August 13, 2022 5:30 pm

Posted: 6.6.2012 23:57

Crash Claims Life of “Stellar” Firefighter

RAULZ.NATHANThe flags were lowered to half-staff Wednesday night in front of Central Montgomery County (Formerly River Plantation) Fire Station 171 as word spread that one of their own was lost.

Nathan Scott “Ragoo” Raulz, 18, of Conroe was pronounced dead on the scene of a two-vehicle accident that occurred around 5 p.m., according to Texas Department of Public Safety Trooper Fitzpatrick.

Raulz was riding his motorcycle westbound on Stidham Road behind an SUV driven by 36-year-old Rita Cabello, when the SUV started to turn left at Bimbo Lane. Raulz “obviously did not realize the vehicle was turning,” Fitzpatrick said, and went into the left, oncoming, lane to pass the SUV.

When Raulz saw the vehicle was turning, his bike went into a skid as he laid it down, and it struck the back end of Cabello’s SUV, fatally injuring Raulz. Friends say Raulz purchased the bike just days ago to save money on gasoline, and did not yet have a license to operate it.

Trooper Fitzpatrick said no charges are pending against the driver of the SUV.

Adding to the tragedy, the first emergency responder on the scene was Central Montgomery County Fire-Rescue Chief John Farthing. In the hours following the crash, the station was inundated with calls for comment and information from news media, prompting Chief Farthing to issue the following statement:

“It is with deepest regret we announce the death of one our firefighters. Firefighter Nathan Scott “Ragoo” Raulz, 18, was killed in an accident that occurred in our district around 5 p.m. this afternoon.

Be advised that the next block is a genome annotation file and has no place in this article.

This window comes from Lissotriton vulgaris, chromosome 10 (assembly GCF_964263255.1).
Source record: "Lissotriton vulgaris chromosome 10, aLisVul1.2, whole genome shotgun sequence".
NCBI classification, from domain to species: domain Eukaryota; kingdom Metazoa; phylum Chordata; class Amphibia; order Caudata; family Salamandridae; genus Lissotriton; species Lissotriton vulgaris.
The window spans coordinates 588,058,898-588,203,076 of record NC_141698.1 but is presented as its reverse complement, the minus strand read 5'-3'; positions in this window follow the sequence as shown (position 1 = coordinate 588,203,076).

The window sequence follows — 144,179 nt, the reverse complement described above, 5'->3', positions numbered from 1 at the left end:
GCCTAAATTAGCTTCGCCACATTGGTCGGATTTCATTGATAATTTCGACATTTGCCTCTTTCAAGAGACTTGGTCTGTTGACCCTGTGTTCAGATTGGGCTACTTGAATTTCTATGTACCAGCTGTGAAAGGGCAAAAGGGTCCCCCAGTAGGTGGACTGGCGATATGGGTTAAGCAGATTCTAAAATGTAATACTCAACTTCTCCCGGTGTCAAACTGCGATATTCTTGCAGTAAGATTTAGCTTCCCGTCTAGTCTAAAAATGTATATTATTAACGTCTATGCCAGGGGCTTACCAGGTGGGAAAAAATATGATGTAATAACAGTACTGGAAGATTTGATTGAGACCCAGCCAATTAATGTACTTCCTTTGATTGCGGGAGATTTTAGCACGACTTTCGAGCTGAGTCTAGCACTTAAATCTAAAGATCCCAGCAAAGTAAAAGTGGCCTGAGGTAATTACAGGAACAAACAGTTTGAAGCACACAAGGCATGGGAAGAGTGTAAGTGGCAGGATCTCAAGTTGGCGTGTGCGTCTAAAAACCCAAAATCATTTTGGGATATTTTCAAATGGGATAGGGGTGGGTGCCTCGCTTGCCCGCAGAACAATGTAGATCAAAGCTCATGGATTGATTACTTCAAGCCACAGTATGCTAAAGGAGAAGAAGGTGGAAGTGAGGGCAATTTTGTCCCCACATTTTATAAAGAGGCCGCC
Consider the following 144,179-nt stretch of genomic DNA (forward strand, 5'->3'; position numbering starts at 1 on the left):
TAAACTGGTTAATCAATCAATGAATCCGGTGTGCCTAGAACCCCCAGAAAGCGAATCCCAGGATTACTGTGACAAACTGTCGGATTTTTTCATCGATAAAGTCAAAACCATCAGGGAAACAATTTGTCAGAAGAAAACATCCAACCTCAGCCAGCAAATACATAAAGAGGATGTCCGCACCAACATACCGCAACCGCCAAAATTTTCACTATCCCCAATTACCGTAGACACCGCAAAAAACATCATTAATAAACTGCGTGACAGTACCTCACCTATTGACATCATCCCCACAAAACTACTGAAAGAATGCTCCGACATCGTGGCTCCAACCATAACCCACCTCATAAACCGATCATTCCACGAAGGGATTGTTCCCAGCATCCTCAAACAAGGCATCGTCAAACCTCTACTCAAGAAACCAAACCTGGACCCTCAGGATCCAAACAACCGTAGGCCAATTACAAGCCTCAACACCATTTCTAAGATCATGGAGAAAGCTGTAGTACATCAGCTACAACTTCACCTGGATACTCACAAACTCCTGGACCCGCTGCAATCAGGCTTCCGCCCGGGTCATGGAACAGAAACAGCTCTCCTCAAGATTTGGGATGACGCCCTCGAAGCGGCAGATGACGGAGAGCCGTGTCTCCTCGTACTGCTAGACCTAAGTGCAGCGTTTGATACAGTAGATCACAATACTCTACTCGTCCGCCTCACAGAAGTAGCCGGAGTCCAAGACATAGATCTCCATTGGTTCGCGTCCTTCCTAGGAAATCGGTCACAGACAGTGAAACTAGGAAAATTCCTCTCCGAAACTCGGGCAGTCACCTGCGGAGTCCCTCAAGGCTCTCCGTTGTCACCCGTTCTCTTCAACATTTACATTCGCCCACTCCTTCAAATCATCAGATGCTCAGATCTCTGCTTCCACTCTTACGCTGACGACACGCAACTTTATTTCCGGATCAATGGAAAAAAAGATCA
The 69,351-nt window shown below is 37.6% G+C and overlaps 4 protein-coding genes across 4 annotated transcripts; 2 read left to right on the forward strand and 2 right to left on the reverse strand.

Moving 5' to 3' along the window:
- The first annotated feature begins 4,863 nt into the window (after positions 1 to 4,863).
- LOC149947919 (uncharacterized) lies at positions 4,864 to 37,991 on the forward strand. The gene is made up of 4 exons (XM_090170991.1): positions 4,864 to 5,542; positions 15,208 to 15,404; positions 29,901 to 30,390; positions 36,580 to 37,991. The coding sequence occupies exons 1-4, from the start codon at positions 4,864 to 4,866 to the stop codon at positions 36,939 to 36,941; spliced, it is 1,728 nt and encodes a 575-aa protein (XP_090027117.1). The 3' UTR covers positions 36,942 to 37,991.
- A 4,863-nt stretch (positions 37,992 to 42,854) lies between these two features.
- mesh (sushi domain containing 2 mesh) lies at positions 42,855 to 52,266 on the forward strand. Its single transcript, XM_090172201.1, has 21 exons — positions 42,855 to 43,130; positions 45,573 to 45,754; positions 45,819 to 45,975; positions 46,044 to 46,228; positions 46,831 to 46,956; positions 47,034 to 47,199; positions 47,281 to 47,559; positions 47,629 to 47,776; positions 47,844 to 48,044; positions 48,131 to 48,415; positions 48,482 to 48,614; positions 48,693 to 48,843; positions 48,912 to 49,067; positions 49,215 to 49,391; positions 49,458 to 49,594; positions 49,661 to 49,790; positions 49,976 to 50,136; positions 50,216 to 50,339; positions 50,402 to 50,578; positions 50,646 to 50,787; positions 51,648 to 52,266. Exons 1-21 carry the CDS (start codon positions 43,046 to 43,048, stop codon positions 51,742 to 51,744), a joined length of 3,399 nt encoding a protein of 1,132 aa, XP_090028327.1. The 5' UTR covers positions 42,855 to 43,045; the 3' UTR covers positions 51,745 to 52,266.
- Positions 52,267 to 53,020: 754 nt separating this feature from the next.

Nathan has been a volunteer with Central Montgomery County Fire-Rescue (formerly River Plantation Fire Department) Station 171, for the past three years. He graduated from Conroe High School last Saturday night and worked his last shift at our station on Monday night. We nicknamed him “Ragoo” because no one could remember his last name at first.


He was the kind of kid any parent would want. He was responsible, respectful, good academically and willing to do anything he could to help anyone in need. He was always early for training and always stayed late to make sure everything was done when training was finished. He would even stop by the station and hangout when he was off-duty. Nathan had been at the station earlier today.

Nathan had enlisted in the US Army and planned to serve in Afghanistan, and then return home and go back to school to become an EMT and professional Firefighter.

There will not be another Nathan Raulz anytime soon.

Funeral arrangements are pending at this time. We plan to make sure he has the traditional and proper firefighter funeral he deserves.

Our entire department is devastated at this tremendous loss and we ask that the media accept this as our statement and allow us to grieve. “

Another member of the Central Montgomery County Fire-Rescue family, Firefighter/PIO Steve Polonski said Raulz was a “stellar junior firefighter.”

“One thing R2sticks in my mind,” Polonski said, “Around 11:30 one night, we were in the chief’s office getting ready to wrap it up and we saw movement on the camera. We thought everybody was gone, but (Raulz) was behind a pumper doing gear drills and timing himself.”

Polonski said Raulz was a JROTC officer in high school and joined the Army through early enlistment, planning to return to Texas, attend college on the GI Bil,l and get a Fire Science degree at Texas A&M.

Unlike many junior firefighters, Raulz did not come from a family of them. Polonski said shortly after Raulz got his driver’s license at the age of 16, he stopped to help a lady with car trouble on the side of the road. She asked Raulz if he was a firefighter and when he told her ‘no,’ she explained that she was asking because according to her, “firefighters were usually the only ones who would stop to help someone anymore.” That made Raulz think, Polonski said, and when he signed up to join the junior firefighter program, he was carrying a letter of recommendation from the lady he helped on the roadside.

“Anytime we needed an extra set of hands, he was there,” Polonski said. “He stood out head and shoulders above the rest.”

“We stood behind his decision to enlist, but God, we wanted to keep him.”

Raulz would have turned 19 in December.

Funeral arrangements will be posted as soon as the information becomes available.